Optimization problems, in their most general form, involve finding the values of *variables* which maximize the value of some *objective function*, subject to a set of *constraints*.

Problems are classed as either *continuous* or *discrete*, according to the type of variables they contain. The former are often solved by calculus; the latter often require enumeration of possible cases.

Many optimization problems include no random component: find the shortest path through a network; find the smallest set of coins necessary to make any needed amount of change (the answer is 10, incidentally: 3 quarters, 2 dimes, 1 nickel, and 4 pennies), or find the set of set of U.S. states with the smallest population that still add up to 270 electoral votes.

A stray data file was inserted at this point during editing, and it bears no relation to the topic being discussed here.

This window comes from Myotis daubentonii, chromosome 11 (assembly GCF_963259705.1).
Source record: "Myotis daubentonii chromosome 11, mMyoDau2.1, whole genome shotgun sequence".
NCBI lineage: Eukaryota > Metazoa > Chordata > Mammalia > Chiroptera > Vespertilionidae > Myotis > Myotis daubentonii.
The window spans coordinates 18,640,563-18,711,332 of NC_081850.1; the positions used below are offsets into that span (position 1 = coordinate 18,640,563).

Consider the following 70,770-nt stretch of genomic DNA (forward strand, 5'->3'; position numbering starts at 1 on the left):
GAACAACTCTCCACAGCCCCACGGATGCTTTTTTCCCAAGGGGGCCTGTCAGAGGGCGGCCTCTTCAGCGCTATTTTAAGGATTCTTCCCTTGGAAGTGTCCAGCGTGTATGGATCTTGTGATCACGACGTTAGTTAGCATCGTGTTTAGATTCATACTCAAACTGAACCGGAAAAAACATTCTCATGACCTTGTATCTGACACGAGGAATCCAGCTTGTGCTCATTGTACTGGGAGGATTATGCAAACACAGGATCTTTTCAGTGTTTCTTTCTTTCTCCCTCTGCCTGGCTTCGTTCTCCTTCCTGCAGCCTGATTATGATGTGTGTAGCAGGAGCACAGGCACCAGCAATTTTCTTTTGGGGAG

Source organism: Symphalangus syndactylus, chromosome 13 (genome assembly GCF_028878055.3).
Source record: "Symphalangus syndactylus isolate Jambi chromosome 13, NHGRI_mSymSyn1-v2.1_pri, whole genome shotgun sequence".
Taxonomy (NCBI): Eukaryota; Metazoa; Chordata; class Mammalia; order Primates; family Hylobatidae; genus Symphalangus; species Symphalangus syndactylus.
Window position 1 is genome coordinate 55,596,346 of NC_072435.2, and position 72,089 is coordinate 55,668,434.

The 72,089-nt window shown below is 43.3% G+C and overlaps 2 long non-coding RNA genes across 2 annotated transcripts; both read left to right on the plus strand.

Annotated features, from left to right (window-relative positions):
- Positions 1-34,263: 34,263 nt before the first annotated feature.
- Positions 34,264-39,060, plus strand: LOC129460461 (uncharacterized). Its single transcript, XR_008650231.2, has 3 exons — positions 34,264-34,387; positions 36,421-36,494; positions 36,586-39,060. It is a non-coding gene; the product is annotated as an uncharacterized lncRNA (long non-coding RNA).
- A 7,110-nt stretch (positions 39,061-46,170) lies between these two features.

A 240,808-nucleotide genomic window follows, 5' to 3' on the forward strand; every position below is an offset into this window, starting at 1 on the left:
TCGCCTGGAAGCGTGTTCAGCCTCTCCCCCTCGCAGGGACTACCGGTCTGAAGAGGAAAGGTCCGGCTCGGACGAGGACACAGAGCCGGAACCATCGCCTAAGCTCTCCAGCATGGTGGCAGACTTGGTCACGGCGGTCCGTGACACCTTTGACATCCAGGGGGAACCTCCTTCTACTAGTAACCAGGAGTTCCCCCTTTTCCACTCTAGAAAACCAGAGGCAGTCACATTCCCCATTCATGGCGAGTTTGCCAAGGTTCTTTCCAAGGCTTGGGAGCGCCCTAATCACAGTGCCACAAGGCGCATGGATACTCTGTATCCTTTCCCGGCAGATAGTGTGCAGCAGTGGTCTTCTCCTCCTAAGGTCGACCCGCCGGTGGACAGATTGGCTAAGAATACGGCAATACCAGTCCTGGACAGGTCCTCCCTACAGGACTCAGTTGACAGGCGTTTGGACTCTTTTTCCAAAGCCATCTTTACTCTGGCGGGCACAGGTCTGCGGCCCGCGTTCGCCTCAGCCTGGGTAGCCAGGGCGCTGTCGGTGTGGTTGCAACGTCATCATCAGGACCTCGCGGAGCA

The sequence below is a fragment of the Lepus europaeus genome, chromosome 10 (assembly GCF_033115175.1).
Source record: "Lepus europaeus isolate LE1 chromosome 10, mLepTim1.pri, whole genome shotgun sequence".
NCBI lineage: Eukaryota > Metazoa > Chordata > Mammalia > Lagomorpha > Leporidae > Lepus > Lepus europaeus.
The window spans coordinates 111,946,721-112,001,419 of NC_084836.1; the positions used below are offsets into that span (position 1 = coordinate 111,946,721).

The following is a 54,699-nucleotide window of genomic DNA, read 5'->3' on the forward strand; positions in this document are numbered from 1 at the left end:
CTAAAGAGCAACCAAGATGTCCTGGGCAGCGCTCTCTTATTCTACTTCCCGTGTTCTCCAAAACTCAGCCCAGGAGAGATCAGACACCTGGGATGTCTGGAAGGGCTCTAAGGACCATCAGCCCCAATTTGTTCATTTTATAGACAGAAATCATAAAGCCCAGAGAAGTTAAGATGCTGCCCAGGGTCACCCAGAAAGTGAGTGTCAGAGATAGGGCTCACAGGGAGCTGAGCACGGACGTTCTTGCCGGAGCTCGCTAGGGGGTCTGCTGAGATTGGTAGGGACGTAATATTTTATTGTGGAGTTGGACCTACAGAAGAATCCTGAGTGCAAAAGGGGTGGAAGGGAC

When a problem includes a random component, there may be more than one reasonable choice of objective function: maximize a mean or median value; minimize variability, while holding the mean fixed; ensure that some threshold will be exceeded only a fixed percentage of the time. An airline that wishes to overbook a particular flight, for instance, might seek to minimize (expected number of empty seats) x (airfare) + (expected number of bumped passengers) x (cost of a hotel room).

Large or small, statistical or deterministic, we can help you formulate the optimization problem your business needs to solve, and then help you solve it. Contact us for a free consultation, or read about problems we’ve solved before in these areas: